(Incidentally, and running alongside all this, there’s a sort of sculptural or installational equivalent to the Kuleshov effect going on: I’ve already noted how we can’t help but make the sink, the smoker, and the projector contemporary with one another. Having read that text panel, I instantly recast the pipe smoker as Kuleshov himself, and reassigned the movie a Battleship Potemkin-ish context rather than a Chaplinesque one. (I’ll admit I even had a close look at the projector to see if it had been manufactured in Russia.) Moreover, I see that when this piece was first exhibited at Hauser & Wirth in Zurich last summer the installation included an armchair very like the one the pipe smoker sits in. Imagine how sitting in that chair while you watch the movie further complicates things.
Ditto the fact that a color portrait shot of the pipe smoker is included on the on the web page for the Hauser & Wirth exhibition. It isn’t actually part of Green Cinematograph. Are we to take it for a portrait of Rodney Graham himself? (For mischief’s sake as much as anything else, I’ve assumed that it is an put it at the top of this post.) Ditto again for the fact that a totally separate work Lighthouse Keeper with Lighthouse Model, 1955 (2010) features exactly the same sink as the one that features in the movie here. I’m starting to get a headache …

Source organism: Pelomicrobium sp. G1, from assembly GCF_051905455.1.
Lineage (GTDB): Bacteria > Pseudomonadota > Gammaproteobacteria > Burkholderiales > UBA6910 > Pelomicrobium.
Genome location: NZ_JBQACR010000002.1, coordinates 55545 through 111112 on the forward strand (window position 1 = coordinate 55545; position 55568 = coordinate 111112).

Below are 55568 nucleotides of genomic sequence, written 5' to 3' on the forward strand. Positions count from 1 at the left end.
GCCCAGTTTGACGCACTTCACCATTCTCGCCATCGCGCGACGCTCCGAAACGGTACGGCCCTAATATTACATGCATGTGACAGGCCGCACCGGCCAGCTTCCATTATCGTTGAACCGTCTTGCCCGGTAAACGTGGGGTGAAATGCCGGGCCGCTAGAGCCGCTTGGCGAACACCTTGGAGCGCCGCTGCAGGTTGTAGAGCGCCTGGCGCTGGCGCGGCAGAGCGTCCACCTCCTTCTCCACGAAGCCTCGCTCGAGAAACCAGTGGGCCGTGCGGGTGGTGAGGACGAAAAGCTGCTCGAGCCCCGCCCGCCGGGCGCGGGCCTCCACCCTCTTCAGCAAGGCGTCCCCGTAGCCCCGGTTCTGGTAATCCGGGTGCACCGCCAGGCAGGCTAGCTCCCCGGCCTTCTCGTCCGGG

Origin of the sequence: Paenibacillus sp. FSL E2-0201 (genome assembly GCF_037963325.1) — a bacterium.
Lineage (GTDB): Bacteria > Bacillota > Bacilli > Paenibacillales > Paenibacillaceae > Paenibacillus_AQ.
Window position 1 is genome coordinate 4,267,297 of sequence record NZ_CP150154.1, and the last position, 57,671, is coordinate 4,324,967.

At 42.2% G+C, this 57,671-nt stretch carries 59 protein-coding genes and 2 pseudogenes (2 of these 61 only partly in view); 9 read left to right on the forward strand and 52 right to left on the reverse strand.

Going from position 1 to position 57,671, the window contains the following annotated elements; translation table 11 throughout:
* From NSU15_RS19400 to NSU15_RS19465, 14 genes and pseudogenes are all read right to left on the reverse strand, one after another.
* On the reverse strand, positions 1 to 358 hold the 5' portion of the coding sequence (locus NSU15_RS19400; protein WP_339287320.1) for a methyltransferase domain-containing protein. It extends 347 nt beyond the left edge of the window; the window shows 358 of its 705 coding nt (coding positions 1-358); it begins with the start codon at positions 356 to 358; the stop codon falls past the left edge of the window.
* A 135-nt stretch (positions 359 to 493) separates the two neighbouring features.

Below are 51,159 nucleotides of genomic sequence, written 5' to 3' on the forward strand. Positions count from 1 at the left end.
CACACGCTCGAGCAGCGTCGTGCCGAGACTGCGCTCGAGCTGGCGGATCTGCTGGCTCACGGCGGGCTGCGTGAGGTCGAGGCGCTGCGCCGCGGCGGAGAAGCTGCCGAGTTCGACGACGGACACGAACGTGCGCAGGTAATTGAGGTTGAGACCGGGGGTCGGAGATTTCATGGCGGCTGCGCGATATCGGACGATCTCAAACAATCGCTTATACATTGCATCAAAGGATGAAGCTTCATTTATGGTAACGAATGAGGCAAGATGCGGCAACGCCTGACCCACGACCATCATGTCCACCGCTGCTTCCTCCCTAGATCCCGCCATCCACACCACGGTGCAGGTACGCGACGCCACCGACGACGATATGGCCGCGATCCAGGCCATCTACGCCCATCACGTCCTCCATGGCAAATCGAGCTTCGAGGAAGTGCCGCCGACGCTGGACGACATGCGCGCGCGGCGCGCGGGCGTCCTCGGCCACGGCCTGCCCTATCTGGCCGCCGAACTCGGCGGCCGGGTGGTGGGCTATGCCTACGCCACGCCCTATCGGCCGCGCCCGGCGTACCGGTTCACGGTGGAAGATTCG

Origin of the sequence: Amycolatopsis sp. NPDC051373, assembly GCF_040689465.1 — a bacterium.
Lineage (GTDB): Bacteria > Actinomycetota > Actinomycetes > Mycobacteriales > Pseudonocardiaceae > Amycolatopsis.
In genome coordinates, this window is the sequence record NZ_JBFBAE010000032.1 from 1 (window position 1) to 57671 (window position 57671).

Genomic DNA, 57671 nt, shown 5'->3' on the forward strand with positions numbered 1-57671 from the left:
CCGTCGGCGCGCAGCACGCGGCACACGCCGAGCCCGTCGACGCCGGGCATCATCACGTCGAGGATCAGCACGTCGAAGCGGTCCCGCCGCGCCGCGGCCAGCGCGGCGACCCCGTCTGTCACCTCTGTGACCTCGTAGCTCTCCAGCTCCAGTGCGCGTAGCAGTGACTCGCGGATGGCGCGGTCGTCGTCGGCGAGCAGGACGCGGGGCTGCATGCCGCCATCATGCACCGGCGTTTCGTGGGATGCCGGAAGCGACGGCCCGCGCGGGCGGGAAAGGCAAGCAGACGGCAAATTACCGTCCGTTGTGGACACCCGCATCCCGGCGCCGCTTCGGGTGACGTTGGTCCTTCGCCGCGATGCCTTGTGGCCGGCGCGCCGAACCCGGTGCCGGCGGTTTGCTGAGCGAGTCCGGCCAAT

Mr Graham has several times used the sort of old movie projector with an elaborate looping systems that he has here. In a similar way, he often (though not always, by any means) leaves the wiring of his light boxes visible. This is his version of acknowledging the artificiality of the art work and drawing attention to the mechanisms by which it functions. This sort of thing has been flogged to death over the last quarter century or so by conceptual artists and others who have been over-reliant on theory. (Even typing that sequence of words “artificiality … mechanisms … functions” has me yawning.) But once again Mr Graham can’t take it altogether seriously, and in a little piece included here a light box illumines a picture of a rather beautiful paint can sitting on some rough bricks. Trailing from the bottom of the box is a length of slightly hairy old-fashioned twisted fabric electric cord. It’s much longer than it needs to be, and it’s coiled up unattractively on the floor before it makes it to the socket. It’s called Can of Worms. Wonderful!
Images in this post courtesy Vancouver Art Gallery, Hauser and Wirth, Lisson Gallery, and the artist.